By Courtney Suciu, Marketing Communications Specialist
Over the last two years, I’ve relished getting to know librarians, immersing myself in the culture and learning what librarianship is all about. At first glance, it seems like contemporary librarians are gatekeepers of information faced with unique challenges, helping us navigate a technological landscape where it might be harder than ever to shift fact from fiction, ensuring that all citizens have access to the knowledge they seek, and protecting our privacy in doing so.
Over time though, I’ve come to realize librarians aren’t simply gatekeepers – they are Sherpas, guiding us on our journey to interpret and understand the world. And it’s always been this way.
I’ve been able to research and share stories about librarians over the decades who have had a profound impact on our culture at large, leading the way to the heights of progress.
The truth is, librarians are audacious pioneers and courageous rebels! They are trailblazers for social change and human rights. They are our heroes.
Librarians are the real unacknowledged legislators. So much social progress made over the last century started in the library, and librarians have compelled the rest of us to keep up (Thank you!) There are myriad stories I could cite to make this case. Below are some of my favorite stories we’ve already written about extraordinary librarians who have changed our world.
Regina Andrews might be best known as the librarian of the Harlem Renaissance – she created a hub for iconic African-American writers and musicians of the era to connect and form one of the century’s most influential cultural movements.
But this blog post focused on the simple heart of her story: Andrews, a dedicated and accomplished librarian, only wanted an equal opportunity to do the work she loved. As it became apparent she was treated unfairly because of her skin color (she was told in an interview, “You’re not an American. You’re not white.”) Andrews did not put up with it.
Instead, she sought back-up from the NAACP and eventually made history as the first woman of color put in charge of a library branch.
Barbara Gittings’ story is extraordinary in a few ways. It’s powerful enough that she advocated for LGBTQ awareness and rights at a time when it was incredibly dangerous to do so. Her story also showcases the importance of the library as safe, welcoming place for people to go, when they don’t feel like they fit in anywhere else.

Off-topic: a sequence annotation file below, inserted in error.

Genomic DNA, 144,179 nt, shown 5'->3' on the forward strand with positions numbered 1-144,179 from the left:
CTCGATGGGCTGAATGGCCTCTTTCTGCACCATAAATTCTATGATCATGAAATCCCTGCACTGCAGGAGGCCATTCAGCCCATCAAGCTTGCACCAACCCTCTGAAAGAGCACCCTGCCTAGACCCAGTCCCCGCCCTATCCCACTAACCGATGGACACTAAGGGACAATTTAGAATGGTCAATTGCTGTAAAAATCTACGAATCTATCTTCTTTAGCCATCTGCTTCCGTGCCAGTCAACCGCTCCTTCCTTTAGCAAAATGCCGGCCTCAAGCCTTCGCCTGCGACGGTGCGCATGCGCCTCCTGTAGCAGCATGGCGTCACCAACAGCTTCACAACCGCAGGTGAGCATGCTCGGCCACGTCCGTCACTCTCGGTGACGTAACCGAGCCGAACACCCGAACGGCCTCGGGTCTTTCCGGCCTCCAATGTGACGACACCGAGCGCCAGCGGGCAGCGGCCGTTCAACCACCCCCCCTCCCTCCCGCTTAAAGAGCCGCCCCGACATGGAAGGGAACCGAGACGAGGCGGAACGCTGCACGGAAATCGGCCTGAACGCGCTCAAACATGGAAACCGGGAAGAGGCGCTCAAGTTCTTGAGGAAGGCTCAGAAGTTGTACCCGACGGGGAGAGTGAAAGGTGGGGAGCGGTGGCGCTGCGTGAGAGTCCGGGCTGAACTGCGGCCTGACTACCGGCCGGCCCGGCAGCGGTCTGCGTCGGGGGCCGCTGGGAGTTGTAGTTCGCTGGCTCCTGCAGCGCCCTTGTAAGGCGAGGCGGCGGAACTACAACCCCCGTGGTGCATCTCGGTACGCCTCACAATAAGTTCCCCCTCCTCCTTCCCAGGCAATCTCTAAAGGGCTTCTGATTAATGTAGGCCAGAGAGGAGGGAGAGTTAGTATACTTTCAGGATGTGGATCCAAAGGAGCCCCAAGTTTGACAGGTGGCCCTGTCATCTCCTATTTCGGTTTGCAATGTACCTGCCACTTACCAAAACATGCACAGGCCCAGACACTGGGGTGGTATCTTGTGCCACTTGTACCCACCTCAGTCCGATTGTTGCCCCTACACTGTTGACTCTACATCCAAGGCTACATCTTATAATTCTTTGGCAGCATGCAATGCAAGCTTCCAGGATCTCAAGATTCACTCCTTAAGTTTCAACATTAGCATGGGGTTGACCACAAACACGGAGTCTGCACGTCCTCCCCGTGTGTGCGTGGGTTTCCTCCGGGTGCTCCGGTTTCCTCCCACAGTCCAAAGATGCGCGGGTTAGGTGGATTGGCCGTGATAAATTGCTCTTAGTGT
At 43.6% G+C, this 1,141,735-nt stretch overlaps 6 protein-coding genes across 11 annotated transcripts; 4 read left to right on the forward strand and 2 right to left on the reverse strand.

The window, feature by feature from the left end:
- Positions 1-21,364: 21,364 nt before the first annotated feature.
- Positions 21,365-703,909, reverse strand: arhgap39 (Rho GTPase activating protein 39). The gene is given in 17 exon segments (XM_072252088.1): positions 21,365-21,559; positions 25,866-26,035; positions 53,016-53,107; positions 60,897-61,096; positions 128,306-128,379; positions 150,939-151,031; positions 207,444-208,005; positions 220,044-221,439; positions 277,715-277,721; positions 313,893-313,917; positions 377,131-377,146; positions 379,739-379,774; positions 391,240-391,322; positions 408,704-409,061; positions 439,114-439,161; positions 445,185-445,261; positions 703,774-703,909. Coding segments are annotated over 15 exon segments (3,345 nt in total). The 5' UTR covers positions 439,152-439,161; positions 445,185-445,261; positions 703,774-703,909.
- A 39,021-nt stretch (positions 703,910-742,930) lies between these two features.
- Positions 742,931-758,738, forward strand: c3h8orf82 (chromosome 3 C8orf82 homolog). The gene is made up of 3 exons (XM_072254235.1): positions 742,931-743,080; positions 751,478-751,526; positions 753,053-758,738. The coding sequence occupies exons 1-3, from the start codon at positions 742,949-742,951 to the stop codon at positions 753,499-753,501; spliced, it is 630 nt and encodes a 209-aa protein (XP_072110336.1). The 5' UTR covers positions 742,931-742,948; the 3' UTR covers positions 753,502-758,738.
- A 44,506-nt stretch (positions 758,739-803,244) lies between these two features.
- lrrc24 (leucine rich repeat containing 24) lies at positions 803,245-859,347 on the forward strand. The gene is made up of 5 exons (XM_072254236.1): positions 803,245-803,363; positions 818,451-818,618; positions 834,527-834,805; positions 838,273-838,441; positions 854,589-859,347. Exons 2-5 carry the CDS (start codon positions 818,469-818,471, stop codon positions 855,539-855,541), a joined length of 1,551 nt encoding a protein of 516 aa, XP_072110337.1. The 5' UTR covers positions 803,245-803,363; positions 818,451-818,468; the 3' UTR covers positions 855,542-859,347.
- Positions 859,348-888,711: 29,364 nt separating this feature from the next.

But most of all, what her story illustrated for me in this blog post is the power of librarians, and how the way information is cataloged can change our perceptions and culture.
As the coordinator for the original Gay Task Force in the American Library Association, Gittings fought to re-categorize gay materials in libraries, removing them from the section for “Sexual Perversions.” Influenced by the Gay Task Force, the Library of Congress followed suit, and eventually, so did the American Psychiatric Association, which ceased to consider homosexuality a mental disorder in 1973.
There is only one thing that could be cooler than an “outlaw librarian” and that’s intellectual freedom.
This blog post focuses on Zoia Horn, the first U.S. librarian sent to jail because she refused to testify against library patrons.
In 1971, the Harrisburg Seven, a group of religious anti-war activists led by Philip Berrigan, a Roman Catholic priest, were charged with 23 counts of conspiracy. The group had been gathering in the Bucknell University library, where Horn worked as a reference librarian, an informant, planted to spy on Berrigan, implicated Horn as a conspirator because she didn’t intervene in their meetings.
“To me it stands on freedom of thought – but government spying in homes, in libraries and universities inhibits and destroys this freedom,” Horn said. She served only three weeks in prison, but served for the rest of her life as an advocate for intellectual freedom and privacy, paving the way for resistance against other legislation of concern to librarians, including 2001’s Patriot Act.
What surprised me most in writing this blog post was the realization that more than a third of patrons at this Philadelphia library system came looking for health and medical information.
A year later, I realize now that this isn’t uncommon for libraries, and in an impoverished neighborhood described as a “resource desert,” healthcare isn’t accessible for a lot of people. Unfortunately, the library becomes an alternative to going to the doctor.
The amazing thing is how the library responded to this knowledge and adjusted its services to accommodate the needs of the patrons. Local agencies joined forces to create an innovative new center that is part library, part health clinic. And this is just one example of the changes adopted by the Free Library of Philadelphia, designed to improve the lives of the community.
Do you know a heroic librarian? Let’s talk! Share with us on Twitter.